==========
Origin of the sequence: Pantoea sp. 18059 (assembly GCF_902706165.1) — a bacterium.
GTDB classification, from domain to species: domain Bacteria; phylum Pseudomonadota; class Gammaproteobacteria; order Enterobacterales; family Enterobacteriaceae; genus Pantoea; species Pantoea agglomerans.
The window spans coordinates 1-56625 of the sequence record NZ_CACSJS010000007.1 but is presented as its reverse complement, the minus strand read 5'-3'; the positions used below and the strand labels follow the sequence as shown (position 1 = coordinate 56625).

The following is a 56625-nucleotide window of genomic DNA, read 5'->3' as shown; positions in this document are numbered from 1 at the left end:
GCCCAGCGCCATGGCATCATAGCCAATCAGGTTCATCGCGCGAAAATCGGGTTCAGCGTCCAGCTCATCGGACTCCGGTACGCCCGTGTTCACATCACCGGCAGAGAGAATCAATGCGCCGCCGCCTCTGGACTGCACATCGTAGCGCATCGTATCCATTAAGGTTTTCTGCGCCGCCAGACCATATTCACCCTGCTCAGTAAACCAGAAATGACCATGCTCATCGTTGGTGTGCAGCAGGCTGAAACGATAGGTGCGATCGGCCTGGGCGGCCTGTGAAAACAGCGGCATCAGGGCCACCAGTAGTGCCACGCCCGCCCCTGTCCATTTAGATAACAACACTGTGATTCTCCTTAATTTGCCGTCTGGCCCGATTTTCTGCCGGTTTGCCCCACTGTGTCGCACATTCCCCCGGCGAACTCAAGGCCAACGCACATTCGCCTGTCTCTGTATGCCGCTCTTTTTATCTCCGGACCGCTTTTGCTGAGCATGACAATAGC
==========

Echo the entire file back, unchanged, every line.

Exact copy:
Origin of the sequence: Pantoea sp. 18059 (assembly GCF_902706165.1) — a bacterium.
GTDB classification, from domain to species: domain Bacteria; phylum Pseudomonadota; class Gammaproteobacteria; order Enterobacterales; family Enterobacteriaceae; genus Pantoea; species Pantoea agglomerans.
The window spans coordinates 1-56625 of the sequence record NZ_CACSJS010000007.1 but is presented as its reverse complement, the minus strand read 5'-3'; the positions used below and the strand labels follow the sequence as shown (position 1 = coordinate 56625).

The following is a 56625-nucleotide window of genomic DNA, read 5'->3' as shown; positions in this document are numbered from 1 at the left end:
GCCCAGCGCCATGGCATCATAGCCAATCAGGTTCATCGCGCGAAAATCGGGTTCAGCGTCCAGCTCATCGGACTCCGGTACGCCCGTGTTCACATCACCGGCAGAGAGAATCAATGCGCCGCCGCCTCTGGACTGCACATCGTAGCGCATCGTATCCATTAAGGTTTTCTGCGCCGCCAGACCATATTCACCCTGCTCAGTAAACCAGAAATGACCATGCTCATCGTTGGTGTGCAGCAGGCTGAAACGATAGGTGCGATCGGCCTGGGCGGCCTGTGAAAACAGCGGCATCAGGGCCACCAGTAGTGCCACGCCCGCCCCTGTCCATTTAGATAACAACACTGTGATTCTCCTTAATTTGCCGTCTGGCCCGATTTTCTGCCGGTTTGCCCCACTGTGTCGCACATTCCCCCGGCGAACTCAAGGCCAACGCACATTCGCCTGTCTCTGTATGCCGCTCTTTTTATCTCCGGACCGCTTTTGCTGAGCATGACAATAGC